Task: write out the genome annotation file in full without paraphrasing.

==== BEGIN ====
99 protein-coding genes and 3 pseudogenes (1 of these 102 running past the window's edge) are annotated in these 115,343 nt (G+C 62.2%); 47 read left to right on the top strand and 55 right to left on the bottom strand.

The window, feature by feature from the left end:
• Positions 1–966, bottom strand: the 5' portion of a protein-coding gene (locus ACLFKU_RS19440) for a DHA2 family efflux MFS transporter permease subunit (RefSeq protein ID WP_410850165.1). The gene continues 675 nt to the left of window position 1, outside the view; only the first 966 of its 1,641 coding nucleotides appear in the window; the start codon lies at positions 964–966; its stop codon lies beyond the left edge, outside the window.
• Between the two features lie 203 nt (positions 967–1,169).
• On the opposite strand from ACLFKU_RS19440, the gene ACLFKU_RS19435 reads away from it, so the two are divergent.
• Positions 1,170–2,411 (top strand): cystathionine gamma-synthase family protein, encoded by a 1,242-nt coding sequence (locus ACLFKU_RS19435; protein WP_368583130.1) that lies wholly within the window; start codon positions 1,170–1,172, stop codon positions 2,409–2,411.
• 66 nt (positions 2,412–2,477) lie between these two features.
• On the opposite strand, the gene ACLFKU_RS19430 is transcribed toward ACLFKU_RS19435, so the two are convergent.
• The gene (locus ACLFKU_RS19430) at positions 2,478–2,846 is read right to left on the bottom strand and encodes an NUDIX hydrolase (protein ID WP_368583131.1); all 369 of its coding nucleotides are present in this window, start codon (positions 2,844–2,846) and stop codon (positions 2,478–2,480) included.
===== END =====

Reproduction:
99 protein-coding genes and 3 pseudogenes (1 of these 102 running past the window's edge) are annotated in these 115,343 nt (G+C 62.2%); 47 read left to right on the top strand and 55 right to left on the bottom strand.

The window, feature by feature from the left end:
• Positions 1–966, bottom strand: the 5' portion of a protein-coding gene (locus ACLFKU_RS19440) for a DHA2 family efflux MFS transporter permease subunit (RefSeq protein ID WP_410850165.1). The gene continues 675 nt to the left of window position 1, outside the view; only the first 966 of its 1,641 coding nucleotides appear in the window; the start codon lies at positions 964–966; its stop codon lies beyond the left edge, outside the window.
• Between the two features lie 203 nt (positions 967–1,169).
• On the opposite strand from ACLFKU_RS19440, the gene ACLFKU_RS19435 reads away from it, so the two are divergent.
• Positions 1,170–2,411 (top strand): cystathionine gamma-synthase family protein, encoded by a 1,242-nt coding sequence (locus ACLFKU_RS19435; protein WP_368583130.1) that lies wholly within the window; start codon positions 1,170–1,172, stop codon positions 2,409–2,411.
• 66 nt (positions 2,412–2,477) lie between these two features.
• On the opposite strand, the gene ACLFKU_RS19430 is transcribed toward ACLFKU_RS19435, so the two are convergent.
• The gene (locus ACLFKU_RS19430) at positions 2,478–2,846 is read right to left on the bottom strand and encodes an NUDIX hydrolase (protein ID WP_368583131.1); all 369 of its coding nucleotides are present in this window, start codon (positions 2,844–2,846) and stop codon (positions 2,478–2,480) included.